529 Plans in 1..2..3

When looking for the most efficient way to save for higher education costs, the 529 plan should be your first stop.

“Education is the most powerful weapon which you can use to change the world.”

-Nelson Mandela


No one can argue the merits and importance of a good education.

Pointing out that college is expensive falls somewhere between common sense and obvious.   Proper and prudent planning for college costs can provide you the ability to help reduce the strain on your financial resources.  One of the most efficient methods to accomplish this is through a 529 plan.

A 529 Plan is an education savings plan operated by a state or educational institution designed to help families set aside funds for future college costs. It is named after Section 529 of the Internal Revenue Code which created these types of savings plans in 1996.

529 plans allow you to save dollars today that will grow tax deferred for use on higher education costs.  If used for qualified expenses, the funds (including earnings) can be withdrawn tax free.  You can invest in any states 529 plan, but if you use your own states, you may be able to receive a state income tax deduction for your investment as well.  Connecticut allows for such deductions when contributing to their plan.  I call it the holy trinity of tax efficient investing.

Some advantages to 529 plans

  • Starting early pays off- the earlier you begin, the better
  • Anyone can contribute to it- Mom & Dad, Grandma & Grandpa, Aunt Ida.
  • 529 plans are assets of the owners- This means that when calculating financial aid when it’s time to apply to college, it’s not the students asset. (That’s good)
  • The Holy Trinity of tax advantages, as mentioned above
  • Tuition isn’t the only qualified expense- books, supplies, and room and board are too!
  • They are easy to set up and have limited reporting- no 1099 until the year you take withdrawals
  • If the chosen beneficiary doesn’t need the funds, they can be used for another family member


There are few, if any, strategies that will be more efficient in saving for college than a 529 plan.  If you have children or family members, starting early pays off.  Even small amounts, saved on a regular basis, can add up over time.   And don’t feel that you missed the boat because your children are a bit older, now is always a better time than never.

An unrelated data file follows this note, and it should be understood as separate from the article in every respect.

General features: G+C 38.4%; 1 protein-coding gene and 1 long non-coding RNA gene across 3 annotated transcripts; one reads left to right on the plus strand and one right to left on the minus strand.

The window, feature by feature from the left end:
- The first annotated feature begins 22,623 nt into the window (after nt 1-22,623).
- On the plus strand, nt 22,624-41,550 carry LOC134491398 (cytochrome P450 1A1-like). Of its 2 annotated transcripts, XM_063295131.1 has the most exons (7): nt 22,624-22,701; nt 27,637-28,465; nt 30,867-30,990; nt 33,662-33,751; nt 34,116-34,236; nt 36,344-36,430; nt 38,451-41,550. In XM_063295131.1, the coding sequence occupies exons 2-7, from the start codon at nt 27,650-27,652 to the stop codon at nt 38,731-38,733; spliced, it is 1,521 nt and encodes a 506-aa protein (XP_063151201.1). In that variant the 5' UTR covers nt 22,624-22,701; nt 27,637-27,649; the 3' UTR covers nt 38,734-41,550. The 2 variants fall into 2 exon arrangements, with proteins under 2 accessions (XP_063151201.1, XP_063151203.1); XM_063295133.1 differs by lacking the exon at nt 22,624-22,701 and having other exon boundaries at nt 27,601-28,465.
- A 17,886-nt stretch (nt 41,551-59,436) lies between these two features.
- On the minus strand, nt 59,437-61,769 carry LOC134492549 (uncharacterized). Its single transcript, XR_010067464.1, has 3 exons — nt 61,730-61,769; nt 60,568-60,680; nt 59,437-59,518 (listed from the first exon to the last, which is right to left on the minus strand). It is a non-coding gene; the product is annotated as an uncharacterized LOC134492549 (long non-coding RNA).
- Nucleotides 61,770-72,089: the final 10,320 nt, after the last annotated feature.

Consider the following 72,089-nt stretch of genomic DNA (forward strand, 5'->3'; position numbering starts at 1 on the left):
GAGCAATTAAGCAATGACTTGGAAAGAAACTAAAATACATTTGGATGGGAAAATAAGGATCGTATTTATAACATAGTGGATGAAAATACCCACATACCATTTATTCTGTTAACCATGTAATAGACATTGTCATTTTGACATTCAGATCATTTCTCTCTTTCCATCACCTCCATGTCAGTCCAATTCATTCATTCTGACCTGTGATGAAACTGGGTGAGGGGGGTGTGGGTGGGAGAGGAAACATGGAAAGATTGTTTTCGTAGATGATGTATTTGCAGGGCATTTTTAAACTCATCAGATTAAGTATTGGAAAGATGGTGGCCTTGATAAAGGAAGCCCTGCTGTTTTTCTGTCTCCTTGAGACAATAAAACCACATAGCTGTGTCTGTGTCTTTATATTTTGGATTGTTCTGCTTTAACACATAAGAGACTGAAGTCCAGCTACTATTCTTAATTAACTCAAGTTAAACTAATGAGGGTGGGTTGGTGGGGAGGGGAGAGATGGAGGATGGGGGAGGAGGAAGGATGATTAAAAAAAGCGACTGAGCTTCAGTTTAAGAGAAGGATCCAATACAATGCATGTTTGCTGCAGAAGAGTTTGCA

Average Cost of College – Four Years

                                           2011             2021              2031

Public 4-Year, In-State:        $78,875      $128,480      $209,280

Private 4 Year:                    $161,199      $262,576      $427,708


(Source: Peterson’s Undergraduate Database, 2012. Based on average total charges for tuition, plus room and board for one year (2011-2012) Assumes 5% annual increases)




Noah is a Certified Financial Planner ™ and writes on Patch for the promotion of financial literacy and awareness -- a topic in which he believes an informational void exists.  He makes himself available by appointment, telephone, or email to all readers and can be reached at 203-204-6226 or noah@myblueprint.co

Noah Schwartz is a Registered Representative and Investment Advisor Representative of and offers securities and advisory services through WRP Investments, Inc., member FINRA & SIPC.  Blueprint Financial Strategies is not affiliated with WRP Investments, Inc.  Securities and advisory services are supervised by WRP Investments, Inc. at 4407 Belmont Avenue, Youngstown, OH 44505 (330) 759-2023.

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Noah Darrow Schwartz CFP November 12, 2012 at 02:27 PM
Betsy, Thanks for your comments. Many families set up 529's in the name of the Grandparents to avoid being an asset of the child OR the parents for initial financial aid eligibility (although it could have an impact in future years). As your situation shows, other circumstances sometimes come into play. Since owners do have the ability to access 529 assets, the assets could be included as countable assets for Medicaid eligibility. In these cases, I'd always suggest speaking with an attorney familiar with medicaid and look back provisions.
Betsy Nolan November 12, 2012 at 02:43 PM
Thanks Noah. We have talked to an attorney and she was somehow under the impression that we could just 'change ownership'. Not so according to the investment manager. Cashing out and reopening under our names is a possibility but then we would incur the 10% penalty and be subject to gift taxes on reinvestment. CT offers no advantages to moving the funds which are currently in MA. The state, interestingly, says not one word either way about 529s in their asset test. My feeling is that if 'look backs', on these supposedly dedicated funds, become common and detrimental, they would discourage public investment. Like, Joe, I believe that since these funds are politically favored across the board and essentially marketed by the state, it is in their interest to keep them attractive. We will see............
John Sini November 12, 2012 at 03:15 PM
Those that work in New York State and pay NYS income tax may also want to look at the NY sponsored 529 plans that are managed by Vanguard
Jim Coley November 13, 2012 at 11:07 AM
Check with your tax advisor but for NY State you can also get a deduction on state taxes for contributions, or at least you used to be able to two decades ago.
Noah Darrow Schwartz CFP November 13, 2012 at 03:15 PM
Thanks Jim, I believe you are correct, but to your point, checking with your tax advisor first on your own particular situation would be most the most prudent first step.


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